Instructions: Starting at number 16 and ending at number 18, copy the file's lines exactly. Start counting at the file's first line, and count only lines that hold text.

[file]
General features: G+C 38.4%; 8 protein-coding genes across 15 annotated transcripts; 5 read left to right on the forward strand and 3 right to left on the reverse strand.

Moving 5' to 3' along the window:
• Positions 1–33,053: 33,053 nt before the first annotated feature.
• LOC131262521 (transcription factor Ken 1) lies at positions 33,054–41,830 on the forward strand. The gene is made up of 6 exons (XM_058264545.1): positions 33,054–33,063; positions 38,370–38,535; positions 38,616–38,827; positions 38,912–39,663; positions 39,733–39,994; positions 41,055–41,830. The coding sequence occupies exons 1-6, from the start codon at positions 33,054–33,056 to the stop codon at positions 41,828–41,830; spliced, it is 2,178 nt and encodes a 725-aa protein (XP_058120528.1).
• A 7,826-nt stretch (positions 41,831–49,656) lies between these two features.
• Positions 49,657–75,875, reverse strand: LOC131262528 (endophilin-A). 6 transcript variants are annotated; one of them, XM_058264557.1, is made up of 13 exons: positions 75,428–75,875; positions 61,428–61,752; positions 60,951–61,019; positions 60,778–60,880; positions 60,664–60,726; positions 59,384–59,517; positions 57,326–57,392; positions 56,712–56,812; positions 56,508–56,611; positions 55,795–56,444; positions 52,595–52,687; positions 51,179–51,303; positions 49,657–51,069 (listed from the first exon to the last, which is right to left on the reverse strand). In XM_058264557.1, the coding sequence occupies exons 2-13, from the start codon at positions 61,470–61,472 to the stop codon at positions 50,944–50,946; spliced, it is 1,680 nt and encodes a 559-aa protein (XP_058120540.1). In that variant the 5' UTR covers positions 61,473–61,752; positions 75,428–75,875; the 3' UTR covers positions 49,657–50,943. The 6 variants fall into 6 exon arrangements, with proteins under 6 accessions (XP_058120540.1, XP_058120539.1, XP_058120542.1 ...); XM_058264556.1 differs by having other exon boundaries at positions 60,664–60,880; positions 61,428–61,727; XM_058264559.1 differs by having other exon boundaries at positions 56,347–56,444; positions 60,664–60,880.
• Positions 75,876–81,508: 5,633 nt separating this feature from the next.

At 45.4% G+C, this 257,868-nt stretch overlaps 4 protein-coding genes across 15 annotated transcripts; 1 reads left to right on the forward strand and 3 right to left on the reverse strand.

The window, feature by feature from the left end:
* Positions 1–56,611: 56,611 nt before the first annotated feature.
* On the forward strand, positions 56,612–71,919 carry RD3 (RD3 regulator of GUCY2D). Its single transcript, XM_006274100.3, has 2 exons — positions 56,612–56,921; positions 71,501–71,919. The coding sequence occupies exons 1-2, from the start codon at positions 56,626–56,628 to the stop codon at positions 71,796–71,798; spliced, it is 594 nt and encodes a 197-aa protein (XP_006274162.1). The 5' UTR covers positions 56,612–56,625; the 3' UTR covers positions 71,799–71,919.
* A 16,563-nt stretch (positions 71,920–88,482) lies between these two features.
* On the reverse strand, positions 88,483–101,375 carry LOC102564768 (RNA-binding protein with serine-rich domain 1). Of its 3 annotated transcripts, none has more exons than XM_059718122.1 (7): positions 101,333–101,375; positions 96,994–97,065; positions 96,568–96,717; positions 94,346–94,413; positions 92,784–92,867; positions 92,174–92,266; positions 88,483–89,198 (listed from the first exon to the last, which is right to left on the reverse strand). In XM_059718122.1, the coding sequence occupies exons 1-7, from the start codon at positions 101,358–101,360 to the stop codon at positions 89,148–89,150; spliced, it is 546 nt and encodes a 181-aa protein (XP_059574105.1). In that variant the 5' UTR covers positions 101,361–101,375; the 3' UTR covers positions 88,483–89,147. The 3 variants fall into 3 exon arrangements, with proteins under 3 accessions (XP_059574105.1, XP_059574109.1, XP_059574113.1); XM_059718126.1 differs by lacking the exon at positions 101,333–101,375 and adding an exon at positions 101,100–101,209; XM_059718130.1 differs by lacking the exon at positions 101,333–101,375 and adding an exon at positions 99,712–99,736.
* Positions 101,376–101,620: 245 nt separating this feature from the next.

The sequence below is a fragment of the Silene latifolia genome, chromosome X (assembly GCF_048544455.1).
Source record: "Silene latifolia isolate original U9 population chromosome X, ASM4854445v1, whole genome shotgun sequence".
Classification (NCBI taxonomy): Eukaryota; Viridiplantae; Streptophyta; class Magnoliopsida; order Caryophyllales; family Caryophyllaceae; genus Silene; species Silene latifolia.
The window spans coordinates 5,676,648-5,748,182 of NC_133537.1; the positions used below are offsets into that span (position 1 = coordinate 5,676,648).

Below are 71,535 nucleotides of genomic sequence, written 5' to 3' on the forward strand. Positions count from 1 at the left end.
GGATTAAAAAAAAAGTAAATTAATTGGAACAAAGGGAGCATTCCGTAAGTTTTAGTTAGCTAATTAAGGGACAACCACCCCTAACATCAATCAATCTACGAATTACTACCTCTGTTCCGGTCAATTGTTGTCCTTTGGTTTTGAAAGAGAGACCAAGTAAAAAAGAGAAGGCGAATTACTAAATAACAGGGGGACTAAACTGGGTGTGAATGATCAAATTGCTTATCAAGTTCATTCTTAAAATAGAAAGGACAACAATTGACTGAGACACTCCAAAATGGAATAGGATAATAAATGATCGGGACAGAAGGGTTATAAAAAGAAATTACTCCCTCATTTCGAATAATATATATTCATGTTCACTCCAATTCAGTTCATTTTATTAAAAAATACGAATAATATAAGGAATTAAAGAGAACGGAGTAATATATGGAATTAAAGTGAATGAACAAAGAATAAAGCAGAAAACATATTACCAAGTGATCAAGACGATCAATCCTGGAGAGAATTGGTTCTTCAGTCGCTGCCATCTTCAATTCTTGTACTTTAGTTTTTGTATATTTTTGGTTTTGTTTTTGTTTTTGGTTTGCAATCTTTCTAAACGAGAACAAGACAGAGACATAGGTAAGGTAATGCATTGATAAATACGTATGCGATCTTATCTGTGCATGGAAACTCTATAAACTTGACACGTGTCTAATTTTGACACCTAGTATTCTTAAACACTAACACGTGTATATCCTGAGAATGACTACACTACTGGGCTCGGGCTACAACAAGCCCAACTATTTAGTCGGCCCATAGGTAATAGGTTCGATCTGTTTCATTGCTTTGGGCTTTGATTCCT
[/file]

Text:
Source record: "Silene latifolia isolate original U9 population chromosome X, ASM4854445v1, whole genome shotgun sequence".
Classification (NCBI taxonomy): Eukaryota; Viridiplantae; Streptophyta; class Magnoliopsida; order Caryophyllales; family Caryophyllaceae; genus Silene; species Silene latifolia.
The window spans coordinates 5,676,648-5,748,182 of NC_133537.1; the positions used below are offsets into that span (position 1 = coordinate 5,676,648).